A Whiter Shade Of Pale

By Maestro@FringeMusic

Songwriters: KEITH REID, GARY BROOKER

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We skipped the light fandango
Turned cartwheels ‘cross the floor
I was feeling kinda seasick
But the crowd called out for more
The room was humming harder
As the ceiling flew away
When we called out for another drink
And the waiter brought a tray

And so it was that later
As the miller told his tale
That her face, at first just ghostly,
Turned a whiter shade of pale

She said, “There is no reason
And the truth is plain to see.”
But I wandered through my playing cards
And they would not let her be
One of sixteen vestal virgins
Who were leaving for the coast
And although my eyes were open wide
They might have just as well been closed

And so it was that later
As the miller told his tale
That her face, at first just ghostly,
Turned a whiter shade of pale

She said, “I’m here on a shore leave,”
Though we were miles at sea.
I pointed out this detail
And forced her to agree,
Saying, “You must be the mermaid
Who took King Neptune for a ride.”
And she smiled at me so sweetly
That my anger straightway died.

And so it was that later
As the miller told his tale
That her face, at first just ghostly,
Turned a whiter shade of pale

If music be the food of love
Then laughter is it’s queen
And likewise if behind is in front
Then dirt in truth is clean
My mouth by then like cardboard
Seemed to slip straight through my head
So we crash-dived straightway quickly
And attacked the ocean bed

And so it was that later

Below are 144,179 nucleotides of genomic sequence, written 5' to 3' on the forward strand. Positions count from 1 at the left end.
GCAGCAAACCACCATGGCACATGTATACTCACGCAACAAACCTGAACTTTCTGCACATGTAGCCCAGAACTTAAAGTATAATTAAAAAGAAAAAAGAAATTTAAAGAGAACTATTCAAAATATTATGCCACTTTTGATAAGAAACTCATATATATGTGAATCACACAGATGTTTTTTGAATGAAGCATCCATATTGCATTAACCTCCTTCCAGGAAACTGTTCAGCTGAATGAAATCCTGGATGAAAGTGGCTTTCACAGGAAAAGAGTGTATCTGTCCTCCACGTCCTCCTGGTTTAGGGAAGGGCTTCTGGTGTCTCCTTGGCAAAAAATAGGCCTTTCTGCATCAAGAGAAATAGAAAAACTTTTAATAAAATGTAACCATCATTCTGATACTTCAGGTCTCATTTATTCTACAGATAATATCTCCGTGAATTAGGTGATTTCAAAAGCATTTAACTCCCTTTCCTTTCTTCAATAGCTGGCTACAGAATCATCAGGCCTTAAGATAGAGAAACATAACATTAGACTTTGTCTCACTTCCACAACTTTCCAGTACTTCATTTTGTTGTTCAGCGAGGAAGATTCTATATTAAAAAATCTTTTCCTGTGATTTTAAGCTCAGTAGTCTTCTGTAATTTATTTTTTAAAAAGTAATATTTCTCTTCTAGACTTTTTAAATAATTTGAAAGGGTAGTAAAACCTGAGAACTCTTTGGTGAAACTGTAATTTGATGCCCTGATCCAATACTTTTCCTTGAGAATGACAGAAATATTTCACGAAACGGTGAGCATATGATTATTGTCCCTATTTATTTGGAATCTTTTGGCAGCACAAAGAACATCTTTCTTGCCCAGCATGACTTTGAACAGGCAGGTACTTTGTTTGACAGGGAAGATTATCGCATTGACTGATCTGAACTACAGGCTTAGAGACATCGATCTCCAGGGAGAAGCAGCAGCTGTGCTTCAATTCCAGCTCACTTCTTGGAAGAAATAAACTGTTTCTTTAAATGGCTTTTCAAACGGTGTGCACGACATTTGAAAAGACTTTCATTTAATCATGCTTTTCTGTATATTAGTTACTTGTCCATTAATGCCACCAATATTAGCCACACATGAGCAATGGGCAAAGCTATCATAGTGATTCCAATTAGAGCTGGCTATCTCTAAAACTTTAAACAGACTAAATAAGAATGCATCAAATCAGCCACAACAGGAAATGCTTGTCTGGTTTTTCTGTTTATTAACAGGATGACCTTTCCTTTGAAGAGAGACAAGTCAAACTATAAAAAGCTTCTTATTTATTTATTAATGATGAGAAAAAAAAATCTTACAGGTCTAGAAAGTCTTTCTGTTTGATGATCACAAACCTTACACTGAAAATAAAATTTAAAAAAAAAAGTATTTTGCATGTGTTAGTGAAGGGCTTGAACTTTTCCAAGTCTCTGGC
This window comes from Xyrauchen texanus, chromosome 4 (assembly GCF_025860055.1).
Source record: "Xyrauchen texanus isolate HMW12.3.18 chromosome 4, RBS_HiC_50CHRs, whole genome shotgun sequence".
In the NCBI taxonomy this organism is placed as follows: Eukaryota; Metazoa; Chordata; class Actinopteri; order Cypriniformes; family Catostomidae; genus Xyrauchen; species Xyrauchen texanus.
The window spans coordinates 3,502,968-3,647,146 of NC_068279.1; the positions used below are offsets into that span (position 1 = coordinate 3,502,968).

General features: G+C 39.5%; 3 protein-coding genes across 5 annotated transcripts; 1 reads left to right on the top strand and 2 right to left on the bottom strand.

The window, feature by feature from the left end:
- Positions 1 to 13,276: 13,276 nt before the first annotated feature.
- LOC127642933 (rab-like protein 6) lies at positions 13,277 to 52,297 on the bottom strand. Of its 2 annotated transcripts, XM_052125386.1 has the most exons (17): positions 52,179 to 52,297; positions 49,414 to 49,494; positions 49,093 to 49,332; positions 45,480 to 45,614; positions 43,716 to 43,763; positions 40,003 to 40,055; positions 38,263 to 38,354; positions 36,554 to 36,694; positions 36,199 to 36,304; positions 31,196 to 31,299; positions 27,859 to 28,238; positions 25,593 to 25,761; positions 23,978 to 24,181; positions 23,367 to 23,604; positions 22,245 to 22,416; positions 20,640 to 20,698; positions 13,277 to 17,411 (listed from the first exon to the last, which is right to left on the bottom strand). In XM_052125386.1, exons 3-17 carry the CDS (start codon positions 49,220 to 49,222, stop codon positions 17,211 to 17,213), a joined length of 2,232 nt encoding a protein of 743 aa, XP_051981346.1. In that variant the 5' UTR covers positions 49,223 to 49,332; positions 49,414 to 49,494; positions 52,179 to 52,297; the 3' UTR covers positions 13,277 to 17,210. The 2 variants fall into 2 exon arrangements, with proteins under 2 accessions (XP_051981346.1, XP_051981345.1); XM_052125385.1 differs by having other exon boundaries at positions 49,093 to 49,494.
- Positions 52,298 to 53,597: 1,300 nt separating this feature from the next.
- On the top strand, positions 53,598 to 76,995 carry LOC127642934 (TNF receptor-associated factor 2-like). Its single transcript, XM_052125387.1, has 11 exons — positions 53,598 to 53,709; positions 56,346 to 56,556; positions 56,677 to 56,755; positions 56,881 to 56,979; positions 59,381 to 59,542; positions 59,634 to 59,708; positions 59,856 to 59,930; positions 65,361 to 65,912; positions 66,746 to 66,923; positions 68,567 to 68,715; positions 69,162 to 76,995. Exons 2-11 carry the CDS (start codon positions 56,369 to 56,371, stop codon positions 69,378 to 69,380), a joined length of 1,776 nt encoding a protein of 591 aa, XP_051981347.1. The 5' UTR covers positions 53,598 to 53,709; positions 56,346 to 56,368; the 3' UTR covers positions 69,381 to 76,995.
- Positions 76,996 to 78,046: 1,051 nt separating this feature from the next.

As the miller told his tale
That her face, at first just ghostly,
Turned a whiter shade of pale

Wikipedia contains an interesting article on this song. Maestro quotes the relevant portion below (footnotes and links omitted):

(Keith) Reid got the title and starting point for the song at a party. He overheard someone at the party saying to a woman, “You’ve turned a whiter shade of pale,” and the phrase stuck in his mind. The original lyrics had four verses, of which only two are heard on the original recording. The third verse has been heard in live performances by Procol Harum, and more seldom also the fourth. The author of Procol Harum: beyond the pale, Claes Johansen, suggests that the song “deals in metaphorical form with a male/female relationship which after some negotiation ends in a sexual act.” This is supported by Tim de Lisle in Lives of the Great Songs, who remarks that the lyrics concern a drunken seduction, which is described through references to sex as a form of travel, usually nautical, using mythical and literary journeys. Other observers have also commented that the lyrics concern a sexual relationship.

Structurally and thematically, the song is unusual in many respects. While the recorded version is 4:03 long, it is composed of only two verses, each with chorus. The piece is also more instrument-driven than most songs of the period, and with a much looser rhyme scheme. Its unusually allusive and referential lyrics are much more complex than most lyrics of the time (for example, the chorus focuses on Chaucer’s ” The Miller’s Tale”). Thus, this piece can be considered an early example of progressive rock.

The phrase a whiter shade of pale has since gained widespread use in the English language, noticed by several dictionaries. As such, the phrase is today often used in contexts independent of any consideration of the song. … It has also been heavily paraphrased, in forms like an Xer shade of Y, to the extent that it has been recognised as a snow clone – a type of cliché and phrasal template.

The full write-up on the song, including its musical structure, can be accessed at the link below:

http://en.wikipedia.org/wiki/A_whiter_shade_of_pale

So, in the end, it’s all about sex. Figures!

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